You can go for a tour, of course, but a more unique experience would definitely be watching a show.
Just know that people really dress up when going to a theatre or an opera in Italy, so make sure to pack something appropriate.
7. Go to the Lido
If the weather is nice and you find yourself thinking “ah, I wish I could just lie on the beach right now”, go to the Lido!
Lido is a small barrier island a 15-minute vaporetto ride away from Piazza San Marco.
Beach things are just one of the items on our Venice packing list
There are free beaches available where you can just lie down and suntan. The toilets on the free beaches are paid, so be sure to have some change with you. But if you wish, there are paid beaches where, for a cost, you get to use sunbeds and
8. Visit San Giorgio Maggiore church and island
You know that postcard look of Venice?
I mean this one right here.
Yes, it is possible to go that island right there.
It’s the chiesa San Giorgio Maggiore on the island of the same name just off the coast of Venice. Honestly, it’s so close that from a distance, you can mistake it as being connected to the main Venice.
San Giorgio Maggiore is important as a historical landmark, as it’s the first church that Palladio designed completely from the beginning to the end.
You can visit it quite easily – there’s a vaporetto service to the island.
9. Visit the most popular sites in Venice after hours – one of the most unusual experiences in Venice
Visiting San Marco’s Basilica and Doge’s Palace is probably on everyone’s bucket list, which means that the places are usually crowded.
How to avoid the crowds? Well, visit the places after hours!
This has recently become more popular, but still, I’d say it’s one of the unique things to do in Venice.
There are guided tours available which let you explore sights such as Basilica di San Marco and Palazzo Ducale after hours, that is, with much less people.
Related: see some more unusual things to do in Venice that can be done when it rains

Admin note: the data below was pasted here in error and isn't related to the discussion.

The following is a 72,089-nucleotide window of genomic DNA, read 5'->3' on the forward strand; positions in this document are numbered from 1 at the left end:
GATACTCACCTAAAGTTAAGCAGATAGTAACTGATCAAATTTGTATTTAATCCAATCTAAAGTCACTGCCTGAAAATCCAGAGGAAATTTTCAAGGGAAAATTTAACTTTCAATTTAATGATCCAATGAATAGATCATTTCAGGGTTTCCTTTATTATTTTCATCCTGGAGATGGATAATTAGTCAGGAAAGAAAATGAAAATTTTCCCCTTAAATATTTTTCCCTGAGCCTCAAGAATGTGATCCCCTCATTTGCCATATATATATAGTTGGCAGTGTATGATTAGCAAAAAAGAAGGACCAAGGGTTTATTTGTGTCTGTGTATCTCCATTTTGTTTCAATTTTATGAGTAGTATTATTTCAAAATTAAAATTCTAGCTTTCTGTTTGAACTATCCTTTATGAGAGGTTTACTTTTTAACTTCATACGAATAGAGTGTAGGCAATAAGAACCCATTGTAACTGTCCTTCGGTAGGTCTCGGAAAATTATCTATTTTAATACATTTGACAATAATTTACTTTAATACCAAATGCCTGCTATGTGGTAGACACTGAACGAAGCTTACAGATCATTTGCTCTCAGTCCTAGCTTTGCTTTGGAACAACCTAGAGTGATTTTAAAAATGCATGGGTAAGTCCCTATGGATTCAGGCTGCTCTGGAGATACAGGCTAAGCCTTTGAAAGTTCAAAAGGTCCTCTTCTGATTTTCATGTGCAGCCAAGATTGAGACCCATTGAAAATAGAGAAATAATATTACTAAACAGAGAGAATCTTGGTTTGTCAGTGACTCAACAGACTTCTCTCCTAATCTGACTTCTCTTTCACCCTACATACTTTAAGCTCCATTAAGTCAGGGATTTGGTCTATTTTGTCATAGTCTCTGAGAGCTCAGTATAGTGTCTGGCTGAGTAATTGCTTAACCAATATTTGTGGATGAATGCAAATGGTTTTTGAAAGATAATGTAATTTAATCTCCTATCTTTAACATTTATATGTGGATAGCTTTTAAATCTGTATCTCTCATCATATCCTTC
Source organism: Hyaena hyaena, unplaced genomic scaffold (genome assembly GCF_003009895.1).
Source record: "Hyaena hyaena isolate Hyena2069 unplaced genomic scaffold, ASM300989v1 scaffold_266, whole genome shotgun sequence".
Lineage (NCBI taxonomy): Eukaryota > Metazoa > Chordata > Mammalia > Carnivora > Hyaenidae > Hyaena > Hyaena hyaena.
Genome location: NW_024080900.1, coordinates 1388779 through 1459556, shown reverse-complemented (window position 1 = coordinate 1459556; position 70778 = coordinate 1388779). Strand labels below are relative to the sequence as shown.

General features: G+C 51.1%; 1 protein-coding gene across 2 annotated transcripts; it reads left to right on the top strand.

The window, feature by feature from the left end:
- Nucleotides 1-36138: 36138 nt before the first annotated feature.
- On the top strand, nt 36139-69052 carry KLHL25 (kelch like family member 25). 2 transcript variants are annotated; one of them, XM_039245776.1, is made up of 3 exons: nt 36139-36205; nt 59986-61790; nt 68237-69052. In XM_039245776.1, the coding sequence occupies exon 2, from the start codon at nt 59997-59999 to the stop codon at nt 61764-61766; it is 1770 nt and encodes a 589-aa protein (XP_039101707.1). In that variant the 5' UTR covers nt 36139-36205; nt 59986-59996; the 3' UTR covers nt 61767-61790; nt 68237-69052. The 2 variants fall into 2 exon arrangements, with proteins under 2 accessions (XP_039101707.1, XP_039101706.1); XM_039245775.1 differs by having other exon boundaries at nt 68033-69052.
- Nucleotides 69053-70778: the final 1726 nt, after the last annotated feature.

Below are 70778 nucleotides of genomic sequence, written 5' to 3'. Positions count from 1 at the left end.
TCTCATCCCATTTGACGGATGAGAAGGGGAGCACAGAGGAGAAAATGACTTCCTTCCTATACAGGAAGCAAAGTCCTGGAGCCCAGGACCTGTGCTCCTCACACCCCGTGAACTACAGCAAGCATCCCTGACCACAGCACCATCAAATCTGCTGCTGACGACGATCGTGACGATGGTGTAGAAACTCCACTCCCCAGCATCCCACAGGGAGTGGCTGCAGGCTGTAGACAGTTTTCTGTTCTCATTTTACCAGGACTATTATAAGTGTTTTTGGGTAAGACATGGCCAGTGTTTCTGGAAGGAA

You get to explore these two highlights of Venice in groups of up to 20 or 30 people, depending on which tour you choose. It’s possible to visit just the Basilica, if you’re not interested in exploring the apartments and artwork of the Doge’s palace.
These two unique things to do in Venice start late in the evening – if you want to go for just Basilica, the tour starts at 9PM. The tour for both Palazzo Ducale and Basilica starts at a time when the palace closes, which sometimes varies. Usually it’s after 5PM, though.
Eh, it would have been so awesome to see the Pala d’Oro without all of the crowds. Too bad I didn’t know about this option when we visited Venice!
10. On the same note – see how unique Venice is after sunset
It almost seems like the city changes after sunset. Everything just looks so different!
The small streets seem to be more mysterious, the waters – deeper and darker. Feels like going back in time to Medieval times, even.
And what’s more important, there are way fewer people, so you get to enjoy Venice without unneeded interruptions, someone messing up your picture, crowds blocking the view, and so on.
Although, if you get off the beaten track in Venice and just pretty much get lost in the city, you can enjoy it without crowds during the day as well. But that’s not really one of the many unique things to do in Venice – pretty much everyone suggests it, and for a good reason, haha.
Related: Best places to stay in Venice
11. Go on a guided multi-day tour in Venice!
I’m not exactly a tour person, but sometimes it’s worth it if you’d like to learn more about the area you’re visiting. Venice has so much to see and so much culture in it, it’s really hard to read everything.
There are many tours to choose from, obviously.
Some of my favourites were
- Magic Venice which goes through all of the gems in our itinerary and then some
- Venice City Break, which covers the gems, plus a shipyard, mask making studio, San Giorgio Maggiore island, and more
- Hiking in Dolomites, which ends and starts in Venice. On this tour, you get 2 nights in Venice and the rest (seven nights) are spent in Dolomites. If you’re unsure about how long you’d like to be in a city, this is the perfect option – you get to see the magnificent Dolomites, and enjoy the best of Venice.
And then, of course, there are many tours where Venice is just one of the highlights in addition to such places as Rome, Milan, Florence, and on, and on.
Last thoughts on unique things to do in Venice
Are these all the unique things to do in Venice?
Of course, not.
There are lots and lots more. Most of them, though, I’ve seen mentioned in other (awesome) blogs.
- Make a Venetian mask
- Go glass blowing
- Visit Libreria Acqua Alta
- Visit the flooded crypt of San Zaccaria
- See the clock tower on San Mark’s Square
- Visiting Murano and Burano (which we actually have in our Venice 2 day itinerary!)
But is it still unique if all the blogs mention it?
Of course, it can be! But I wanted to list some that aren’t written in every second blog, haha!
Which of these activities caught your eye the most? Let me know in the comments!